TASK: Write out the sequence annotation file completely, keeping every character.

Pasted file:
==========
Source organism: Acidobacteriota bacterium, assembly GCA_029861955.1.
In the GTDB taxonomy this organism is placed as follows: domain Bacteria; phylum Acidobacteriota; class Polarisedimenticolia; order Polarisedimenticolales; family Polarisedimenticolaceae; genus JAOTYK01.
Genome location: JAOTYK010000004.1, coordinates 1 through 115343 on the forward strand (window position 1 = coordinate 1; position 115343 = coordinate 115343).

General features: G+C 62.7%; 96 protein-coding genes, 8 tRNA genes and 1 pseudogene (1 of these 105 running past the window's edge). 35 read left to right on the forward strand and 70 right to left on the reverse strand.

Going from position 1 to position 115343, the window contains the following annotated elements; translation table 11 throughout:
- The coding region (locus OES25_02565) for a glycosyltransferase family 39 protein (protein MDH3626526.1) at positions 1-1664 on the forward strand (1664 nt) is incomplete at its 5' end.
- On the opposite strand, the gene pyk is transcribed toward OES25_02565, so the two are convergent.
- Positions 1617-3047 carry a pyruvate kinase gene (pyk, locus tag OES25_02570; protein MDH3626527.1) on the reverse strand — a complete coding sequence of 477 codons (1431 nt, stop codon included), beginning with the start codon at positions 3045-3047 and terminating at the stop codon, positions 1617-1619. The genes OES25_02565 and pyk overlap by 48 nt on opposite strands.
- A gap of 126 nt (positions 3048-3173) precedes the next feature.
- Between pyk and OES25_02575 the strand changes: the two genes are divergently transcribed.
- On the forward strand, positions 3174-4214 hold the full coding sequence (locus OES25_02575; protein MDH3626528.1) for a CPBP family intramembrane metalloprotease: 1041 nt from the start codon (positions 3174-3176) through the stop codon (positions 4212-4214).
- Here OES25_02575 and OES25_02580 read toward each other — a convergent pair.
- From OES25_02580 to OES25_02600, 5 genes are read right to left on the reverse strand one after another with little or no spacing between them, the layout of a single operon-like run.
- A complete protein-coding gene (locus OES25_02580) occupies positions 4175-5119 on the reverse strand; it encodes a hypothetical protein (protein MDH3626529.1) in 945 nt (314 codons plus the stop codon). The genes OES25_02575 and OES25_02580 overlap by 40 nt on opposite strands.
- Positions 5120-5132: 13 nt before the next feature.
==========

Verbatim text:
Source organism: Acidobacteriota bacterium, assembly GCA_029861955.1.
In the GTDB taxonomy this organism is placed as follows: domain Bacteria; phylum Acidobacteriota; class Polarisedimenticolia; order Polarisedimenticolales; family Polarisedimenticolaceae; genus JAOTYK01.
Genome location: JAOTYK010000004.1, coordinates 1 through 115343 on the forward strand (window position 1 = coordinate 1; position 115343 = coordinate 115343).

General features: G+C 62.7%; 96 protein-coding genes, 8 tRNA genes and 1 pseudogene (1 of these 105 running past the window's edge). 35 read left to right on the forward strand and 70 right to left on the reverse strand.

Going from position 1 to position 115343, the window contains the following annotated elements; translation table 11 throughout:
- The coding region (locus OES25_02565) for a glycosyltransferase family 39 protein (protein MDH3626526.1) at positions 1-1664 on the forward strand (1664 nt) is incomplete at its 5' end.
- On the opposite strand, the gene pyk is transcribed toward OES25_02565, so the two are convergent.
- Positions 1617-3047 carry a pyruvate kinase gene (pyk, locus tag OES25_02570; protein MDH3626527.1) on the reverse strand — a complete coding sequence of 477 codons (1431 nt, stop codon included), beginning with the start codon at positions 3045-3047 and terminating at the stop codon, positions 1617-1619. The genes OES25_02565 and pyk overlap by 48 nt on opposite strands.
- A gap of 126 nt (positions 3048-3173) precedes the next feature.
- Between pyk and OES25_02575 the strand changes: the two genes are divergently transcribed.
- On the forward strand, positions 3174-4214 hold the full coding sequence (locus OES25_02575; protein MDH3626528.1) for a CPBP family intramembrane metalloprotease: 1041 nt from the start codon (positions 3174-3176) through the stop codon (positions 4212-4214).
- Here OES25_02575 and OES25_02580 read toward each other — a convergent pair.
- From OES25_02580 to OES25_02600, 5 genes are read right to left on the reverse strand one after another with little or no spacing between them, the layout of a single operon-like run.
- A complete protein-coding gene (locus OES25_02580) occupies positions 4175-5119 on the reverse strand; it encodes a hypothetical protein (protein MDH3626529.1) in 945 nt (314 codons plus the stop codon). The genes OES25_02575 and OES25_02580 overlap by 40 nt on opposite strands.
- Positions 5120-5132: 13 nt before the next feature.